Jack Davis likes what he sees as he launches his second congressional candidacy against Rep. Thomas M. Reynolds.
A Republican president is foundering in the polls, scandal tinges big GOP names in Washington, and Democrats dream of gains in November. It's all new ammunition for a well-financed and high-profile effort against one of New York State's best-known politicians.
Already, the young campaign is sparking plenty of emotion. The 73-year-old industrialist from Akron broke down twice during the 22-minute speech launching his candidacy Thursday in Protocol Restaurant, Amherst.
He also responded angrily to Republicans who noted his violations of campaign finance laws.
"I didn't fill out the right line," he said. "It was nothing deceiving."
Instead, he focused on his opponent.
"It makes me emotional," Davis said as he paused to wipe his eyes after insisting that Reynolds "has broken his oath and betrayed the people he swore to protect and defend."
He needed to regain his composure one other time when he said U.S. forces should begin withdrawing from Iraq, mentioning he has a grandson serving with the Marines in Afghanistan.
For Davis, it's still mostly about free trade being at the root of the area's economic problems. He also said that illegal immigration should be curbed and that he will take a strong stand against pork-barrel spending.
But a lot has happened since 2004, when Davis lost by 11 percentage points to Reynolds, a GOP powerhouse who heads the campaign committee responsible for electing Republicans to the House of Representatives. Many political observers think that Davis will force a very busy campaign season on the incumbent from Clarence.
"I would expect this to be one of those two dozen districts that there will be a great deal of focus on," said James E. Campbell, a political scientist at the University at Buffalo. "Whether it will tilt one way or another is hard to say."
In his second time around, Davis has plenty of new material.
"Is collecting money for Republicans and becoming a political power broker what you the taxpayer elected him to do?" he asked.
"I am more qualified and a better man than my opponent," he added. "Compare education, military experience, management abilities, success in business and ethics or any other character traits that are important to you."
While Davis promised to work toward ending all free-trade agreements and reintroducing tariffs to spark U.S. manufacturing, he seized on the latest Republican problems. He invoked names like lobbyist Jack Abramoff; former House Majority Leader Tom DeLay, R-Texas; and disgraced former Rep. Randy "Duke" Cunningham. While acknowledging no direct links, he said Reynolds is "associated with what some call Washington's culture of corruption."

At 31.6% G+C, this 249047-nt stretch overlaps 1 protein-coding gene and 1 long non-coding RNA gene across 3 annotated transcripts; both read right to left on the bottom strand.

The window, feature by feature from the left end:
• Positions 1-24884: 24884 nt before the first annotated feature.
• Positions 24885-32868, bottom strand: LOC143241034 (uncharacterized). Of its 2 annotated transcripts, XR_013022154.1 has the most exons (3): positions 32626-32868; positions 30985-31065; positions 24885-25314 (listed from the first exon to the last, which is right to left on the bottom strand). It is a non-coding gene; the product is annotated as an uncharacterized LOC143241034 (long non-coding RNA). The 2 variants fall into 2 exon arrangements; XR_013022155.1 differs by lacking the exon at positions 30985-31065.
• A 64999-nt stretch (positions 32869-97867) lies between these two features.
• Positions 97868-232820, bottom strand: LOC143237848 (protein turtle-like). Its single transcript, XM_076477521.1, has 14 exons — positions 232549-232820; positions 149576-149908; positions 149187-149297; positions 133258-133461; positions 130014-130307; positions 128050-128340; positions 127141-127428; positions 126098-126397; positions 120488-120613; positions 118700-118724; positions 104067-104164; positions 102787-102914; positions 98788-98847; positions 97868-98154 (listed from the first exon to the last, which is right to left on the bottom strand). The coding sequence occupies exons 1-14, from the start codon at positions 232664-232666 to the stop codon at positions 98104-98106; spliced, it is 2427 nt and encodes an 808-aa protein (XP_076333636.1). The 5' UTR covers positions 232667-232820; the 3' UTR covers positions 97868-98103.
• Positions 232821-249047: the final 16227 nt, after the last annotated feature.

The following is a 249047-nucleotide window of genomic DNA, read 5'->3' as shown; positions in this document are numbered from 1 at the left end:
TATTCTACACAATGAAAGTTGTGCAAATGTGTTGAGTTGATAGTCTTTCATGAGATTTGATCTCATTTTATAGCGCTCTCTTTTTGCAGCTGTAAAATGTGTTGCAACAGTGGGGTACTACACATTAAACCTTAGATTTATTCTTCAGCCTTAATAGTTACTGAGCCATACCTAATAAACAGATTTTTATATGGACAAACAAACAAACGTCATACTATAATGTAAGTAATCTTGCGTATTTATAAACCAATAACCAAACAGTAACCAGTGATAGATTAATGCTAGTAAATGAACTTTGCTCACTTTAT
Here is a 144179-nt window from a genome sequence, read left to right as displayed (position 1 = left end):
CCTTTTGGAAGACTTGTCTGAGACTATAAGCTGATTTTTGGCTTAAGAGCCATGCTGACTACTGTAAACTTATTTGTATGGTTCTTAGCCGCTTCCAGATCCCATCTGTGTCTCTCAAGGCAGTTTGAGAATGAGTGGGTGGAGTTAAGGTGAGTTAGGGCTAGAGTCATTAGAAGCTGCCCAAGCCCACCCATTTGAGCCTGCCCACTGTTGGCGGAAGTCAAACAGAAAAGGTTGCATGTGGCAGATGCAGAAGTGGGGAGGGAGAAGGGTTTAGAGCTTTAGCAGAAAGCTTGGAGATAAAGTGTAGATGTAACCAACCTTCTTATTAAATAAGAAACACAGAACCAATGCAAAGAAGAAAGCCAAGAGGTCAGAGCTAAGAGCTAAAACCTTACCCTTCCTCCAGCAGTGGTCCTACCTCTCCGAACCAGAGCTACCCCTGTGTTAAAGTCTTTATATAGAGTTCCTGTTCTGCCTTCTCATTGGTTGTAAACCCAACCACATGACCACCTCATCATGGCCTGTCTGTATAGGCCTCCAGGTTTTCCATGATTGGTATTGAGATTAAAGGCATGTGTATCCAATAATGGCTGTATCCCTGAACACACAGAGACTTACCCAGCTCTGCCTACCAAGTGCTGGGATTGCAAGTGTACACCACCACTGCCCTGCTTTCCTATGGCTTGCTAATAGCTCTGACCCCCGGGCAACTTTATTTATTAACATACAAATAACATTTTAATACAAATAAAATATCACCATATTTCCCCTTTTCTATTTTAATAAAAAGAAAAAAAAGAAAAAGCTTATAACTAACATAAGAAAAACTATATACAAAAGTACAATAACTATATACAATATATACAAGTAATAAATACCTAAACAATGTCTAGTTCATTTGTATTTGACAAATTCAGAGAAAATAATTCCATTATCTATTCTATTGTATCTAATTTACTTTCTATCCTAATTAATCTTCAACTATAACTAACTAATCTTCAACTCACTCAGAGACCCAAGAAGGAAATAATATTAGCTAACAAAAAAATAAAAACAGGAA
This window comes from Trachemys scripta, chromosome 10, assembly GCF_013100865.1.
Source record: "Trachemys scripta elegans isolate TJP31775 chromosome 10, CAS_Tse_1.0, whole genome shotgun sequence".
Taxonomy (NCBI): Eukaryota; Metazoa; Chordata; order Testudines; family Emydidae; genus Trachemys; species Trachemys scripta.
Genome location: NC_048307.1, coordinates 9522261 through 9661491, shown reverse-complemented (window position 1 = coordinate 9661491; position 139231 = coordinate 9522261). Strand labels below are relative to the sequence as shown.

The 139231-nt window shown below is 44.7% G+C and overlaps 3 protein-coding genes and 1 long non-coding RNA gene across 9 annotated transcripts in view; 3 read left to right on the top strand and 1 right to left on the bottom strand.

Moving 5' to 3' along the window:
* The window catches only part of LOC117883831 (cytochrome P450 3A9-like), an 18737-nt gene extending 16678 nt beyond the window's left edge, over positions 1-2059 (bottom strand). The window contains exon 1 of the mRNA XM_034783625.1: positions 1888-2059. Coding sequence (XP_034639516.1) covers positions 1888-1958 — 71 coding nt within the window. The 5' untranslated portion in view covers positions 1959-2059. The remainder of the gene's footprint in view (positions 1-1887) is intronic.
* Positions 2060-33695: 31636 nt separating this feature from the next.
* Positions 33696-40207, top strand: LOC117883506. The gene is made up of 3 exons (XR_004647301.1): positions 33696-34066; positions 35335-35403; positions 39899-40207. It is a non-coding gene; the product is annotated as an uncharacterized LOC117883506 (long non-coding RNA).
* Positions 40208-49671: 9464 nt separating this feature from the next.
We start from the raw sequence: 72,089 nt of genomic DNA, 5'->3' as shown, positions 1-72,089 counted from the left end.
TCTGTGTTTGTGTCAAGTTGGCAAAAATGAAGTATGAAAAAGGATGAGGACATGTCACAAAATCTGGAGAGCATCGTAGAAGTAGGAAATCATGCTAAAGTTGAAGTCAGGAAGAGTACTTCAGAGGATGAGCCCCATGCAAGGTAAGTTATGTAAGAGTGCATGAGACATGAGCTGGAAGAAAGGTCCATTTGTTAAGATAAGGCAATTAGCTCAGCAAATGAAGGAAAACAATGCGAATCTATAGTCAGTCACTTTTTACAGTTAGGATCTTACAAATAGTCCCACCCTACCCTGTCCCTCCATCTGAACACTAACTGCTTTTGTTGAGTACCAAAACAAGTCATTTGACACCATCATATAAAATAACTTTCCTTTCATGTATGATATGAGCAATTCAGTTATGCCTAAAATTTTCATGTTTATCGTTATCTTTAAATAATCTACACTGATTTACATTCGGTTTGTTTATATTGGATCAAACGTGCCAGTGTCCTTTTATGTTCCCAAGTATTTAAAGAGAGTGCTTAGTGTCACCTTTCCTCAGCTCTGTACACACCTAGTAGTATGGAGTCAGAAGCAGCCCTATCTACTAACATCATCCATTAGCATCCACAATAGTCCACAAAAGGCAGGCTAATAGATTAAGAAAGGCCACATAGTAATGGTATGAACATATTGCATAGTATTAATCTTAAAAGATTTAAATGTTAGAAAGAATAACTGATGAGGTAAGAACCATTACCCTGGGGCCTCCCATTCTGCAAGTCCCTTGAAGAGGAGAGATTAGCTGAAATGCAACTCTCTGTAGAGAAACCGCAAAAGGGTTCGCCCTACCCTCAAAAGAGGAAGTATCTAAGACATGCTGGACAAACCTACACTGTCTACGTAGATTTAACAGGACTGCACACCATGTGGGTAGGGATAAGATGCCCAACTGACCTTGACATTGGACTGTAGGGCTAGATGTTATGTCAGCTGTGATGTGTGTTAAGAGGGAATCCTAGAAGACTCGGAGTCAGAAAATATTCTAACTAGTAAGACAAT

"Reynolds' modus operandi and written remarks and quotes reveal his true intent," he said. "It is all about money, lust for power, getting re-elected and furthering his political career."
Republicans, meanwhile, have hammered away at Davis for flouting election law on several occasions and contend that he may be subject to still more penalties levied by the Federal Election Commission.
"The guy behaves as if he's above the law," said Reynolds spokesman L.D. Platt. "His obscene wealth does not mean he can choose the laws to obey. He has a reckless disregard for campaign finance laws that ought to land him in jail and not in a seat in Congress."
Davis acknowledged Thursday that he made mistakes in his last campaign, in which he spent about $1.2 million of his own money. But he said the mistakes were minor.
"It was what my wife said was stupidity," he said.
Davis enters the new campaign backed by some of the most respected names in the campaign business, including pollster Stan Greenberg and media consultant Hank Sheinkopf. Democratic Congressional Campaign Committee staff members already are working on his campaign, another indication of the high profile it is expected to command.
"There will be a lot of outside money come into this on both sides," said UB's Campbell.
Davis' Democratic backers say their initial polling of 500 likely voters indicates 43 percent of them rating Reynolds' performance excellent or good, with 43 percent rating it fair or poor.
But neither Democratic Congressional Campaign Committee staff nor representatives of Greenberg Quinlan Rosner Research would release the poll's questions to determine how the survey was conducted. They also would not release Davis' recognition rating, a key benchmark factor in the campaign's early stage.
Davis acknowledged that at 73, compared with Reynolds' 55, he will face limitations on his campaign abilities.
He said his wife, Barbara, did not want him to mount another campaign, but he felt strongly enough about the free-trade issue to get involved again. "I'm one of the few people to understand the issue," he said. "I have the money, and I have the desire."